March 04, 2020 Posted by

El Brujo's Destiny

With X currently in Guatemala and heading down to Honduras in the coming weeks, we thought it was timely to post a little op-ed he recently penned about an update from one of our closet producing partners and friend, Benjamin Paz.

"For the past few years, we've been fortunate enough to form a bond and friendship with Benjamin Paz from Beneficio San Vicente, our exporting partner for Honduras. For those who may not have been able to attend our Origin Talk with Benjamin in Seattle or here in Chicago, Benjamin is not only the relationship manager for Beneficio San Vicente but also the owner of several small farms. These farms have allowed him to pursue his dream of having his vision at every step of the coffee chain. 

Working with Elias Meza (his farm manager), they started producing a lot of Pacas, Catuai, and Paranimea varietals- the last being the coffee we've purchased for the past three harvests. This Paranimea lot, dubbed "El Brujo," has been stellar and a personal fave from Honduras. Our excitement for his craft has made Benjamin's latest update from origin all the more unfortunate.

I'm sad to report that the current crop at origin has been drastically affected by some global factors. And we will not be receiving another El Brujo delivery. While we have, on occasion, received word from our producing partners where yields are low, we have yet to encounter a situation with partners where the delivery was unable to be filled. The culprits here, unfortunately, are not unshared. The two foreboding factors are [1] a lack of available labor and [2] harvest beginning much earlier than usual. 

In Santa Barbara, we expect harvest to start sometime around February. This year, folks began to pick coffees around November due to a long dry period, followed by late showers, which could have triggered the flowering too soon. And because cherries mature at different stages and early, this necessitates a human variable: to hand-pick, to select only the ripe cherries. Unfortunately for Benjamin and Elias, quality pickers were simply unavailable. 

These factors, to me, are clear evidence of the effect that climate change has on coffee farming, more challenges for the already difficult job that most producers face– not just in Honduras, but literally everywhere coffee grows. The question, for me, becomes: What can we do on our end of the coffee chain? Does paying more for coffee help? Absolutely! A financial promise is the reason producers STILL plant and harvest coffee. There is a future for truly sustainable coffee, and we've witnessed clear examples from partners that being truly equitable is a path towards sustainability [both in economics and environment].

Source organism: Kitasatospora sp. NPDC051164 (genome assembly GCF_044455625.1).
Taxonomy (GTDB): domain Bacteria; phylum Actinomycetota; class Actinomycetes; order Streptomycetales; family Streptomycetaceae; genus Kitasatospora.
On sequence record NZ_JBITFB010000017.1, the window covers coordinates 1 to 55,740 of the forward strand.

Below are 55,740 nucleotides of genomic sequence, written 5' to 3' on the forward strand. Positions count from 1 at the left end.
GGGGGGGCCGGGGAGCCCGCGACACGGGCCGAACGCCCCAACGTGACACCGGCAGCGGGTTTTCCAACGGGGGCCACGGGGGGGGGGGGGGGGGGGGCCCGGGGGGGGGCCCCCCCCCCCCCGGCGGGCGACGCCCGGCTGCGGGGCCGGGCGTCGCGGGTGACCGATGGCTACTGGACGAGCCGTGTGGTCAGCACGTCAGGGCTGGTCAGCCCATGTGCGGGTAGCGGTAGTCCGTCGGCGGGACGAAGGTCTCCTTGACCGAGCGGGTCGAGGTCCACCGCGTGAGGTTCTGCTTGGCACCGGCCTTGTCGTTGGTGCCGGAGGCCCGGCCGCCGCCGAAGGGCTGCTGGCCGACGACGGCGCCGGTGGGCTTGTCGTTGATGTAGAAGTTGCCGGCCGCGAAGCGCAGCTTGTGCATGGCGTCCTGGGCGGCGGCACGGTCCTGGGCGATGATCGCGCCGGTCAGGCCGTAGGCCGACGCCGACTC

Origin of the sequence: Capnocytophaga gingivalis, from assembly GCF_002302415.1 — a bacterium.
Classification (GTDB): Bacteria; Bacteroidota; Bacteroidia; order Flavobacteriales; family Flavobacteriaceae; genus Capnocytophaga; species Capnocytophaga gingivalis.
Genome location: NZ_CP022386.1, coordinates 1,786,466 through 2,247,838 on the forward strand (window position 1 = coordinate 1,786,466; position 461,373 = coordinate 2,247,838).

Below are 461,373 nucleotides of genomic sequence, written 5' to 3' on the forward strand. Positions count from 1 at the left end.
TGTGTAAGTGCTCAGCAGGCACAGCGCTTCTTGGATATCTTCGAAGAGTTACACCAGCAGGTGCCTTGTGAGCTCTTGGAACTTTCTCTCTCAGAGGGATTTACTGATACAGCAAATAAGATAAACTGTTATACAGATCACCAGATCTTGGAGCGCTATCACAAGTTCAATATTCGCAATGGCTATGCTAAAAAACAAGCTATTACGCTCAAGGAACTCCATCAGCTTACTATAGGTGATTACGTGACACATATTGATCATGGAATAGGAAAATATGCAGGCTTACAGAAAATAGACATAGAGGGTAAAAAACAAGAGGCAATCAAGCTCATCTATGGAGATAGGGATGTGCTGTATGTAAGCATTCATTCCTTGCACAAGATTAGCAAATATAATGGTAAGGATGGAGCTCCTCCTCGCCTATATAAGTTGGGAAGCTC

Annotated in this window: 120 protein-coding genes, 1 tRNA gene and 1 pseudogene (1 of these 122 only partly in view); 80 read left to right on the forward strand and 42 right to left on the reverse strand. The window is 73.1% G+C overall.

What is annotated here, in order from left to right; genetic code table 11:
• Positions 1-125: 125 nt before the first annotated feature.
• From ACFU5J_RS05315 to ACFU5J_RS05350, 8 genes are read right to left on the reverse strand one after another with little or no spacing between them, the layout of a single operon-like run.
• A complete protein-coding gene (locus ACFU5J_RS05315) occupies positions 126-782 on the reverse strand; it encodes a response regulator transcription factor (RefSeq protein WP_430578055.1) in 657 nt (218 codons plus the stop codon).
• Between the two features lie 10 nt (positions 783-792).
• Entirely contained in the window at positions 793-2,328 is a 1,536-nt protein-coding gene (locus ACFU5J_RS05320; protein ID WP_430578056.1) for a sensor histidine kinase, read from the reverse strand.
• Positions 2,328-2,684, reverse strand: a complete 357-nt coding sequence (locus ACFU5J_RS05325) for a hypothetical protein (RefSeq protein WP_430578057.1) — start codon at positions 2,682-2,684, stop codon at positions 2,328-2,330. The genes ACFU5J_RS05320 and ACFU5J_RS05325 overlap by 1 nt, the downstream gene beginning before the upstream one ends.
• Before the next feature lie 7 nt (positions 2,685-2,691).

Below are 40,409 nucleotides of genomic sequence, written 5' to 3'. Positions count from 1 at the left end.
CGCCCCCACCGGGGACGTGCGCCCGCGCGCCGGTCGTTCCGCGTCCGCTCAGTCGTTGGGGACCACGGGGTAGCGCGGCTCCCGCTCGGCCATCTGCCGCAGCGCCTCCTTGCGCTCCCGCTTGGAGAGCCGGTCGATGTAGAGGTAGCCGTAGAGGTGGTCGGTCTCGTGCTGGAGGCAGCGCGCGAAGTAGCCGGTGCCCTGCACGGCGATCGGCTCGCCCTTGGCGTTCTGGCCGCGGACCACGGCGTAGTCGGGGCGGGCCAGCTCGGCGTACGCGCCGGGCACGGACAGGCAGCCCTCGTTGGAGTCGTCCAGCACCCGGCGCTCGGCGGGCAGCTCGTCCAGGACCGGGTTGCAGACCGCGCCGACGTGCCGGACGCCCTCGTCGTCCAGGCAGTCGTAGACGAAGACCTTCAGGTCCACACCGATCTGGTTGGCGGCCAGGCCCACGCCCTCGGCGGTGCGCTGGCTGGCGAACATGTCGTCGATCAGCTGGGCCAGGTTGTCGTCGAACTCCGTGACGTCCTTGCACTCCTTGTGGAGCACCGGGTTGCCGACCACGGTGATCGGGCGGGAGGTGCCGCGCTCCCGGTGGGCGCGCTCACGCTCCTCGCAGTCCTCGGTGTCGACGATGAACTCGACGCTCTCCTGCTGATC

With all this on my mind, I felt that it would be a disservice not to write to you, our loyal consuming partners– if we didn't take this opportunity to share the challenges producers face through education and transparency. I am saddened that this next lot of El Brujo will not see the light of day, but I sip thankful, that our current lot of El Brujo did make it stateside and that it tastes radiant as ever. And I remain hopeful that down the road, El Brujo will triumphantly return to our menu better than ever!

In a few short weeks, we will be making our annual pilgrimage to Santa Barbra, visiting our producing partners. I hope to report back with more information and details about the future of El Brujo. As well as good news from our other partners in Santa Barbara. For now, please join me in enjoying the last bit of El Brujo that we have before it's gone."

-Xavier, Metric's Co-founder & Green Buyer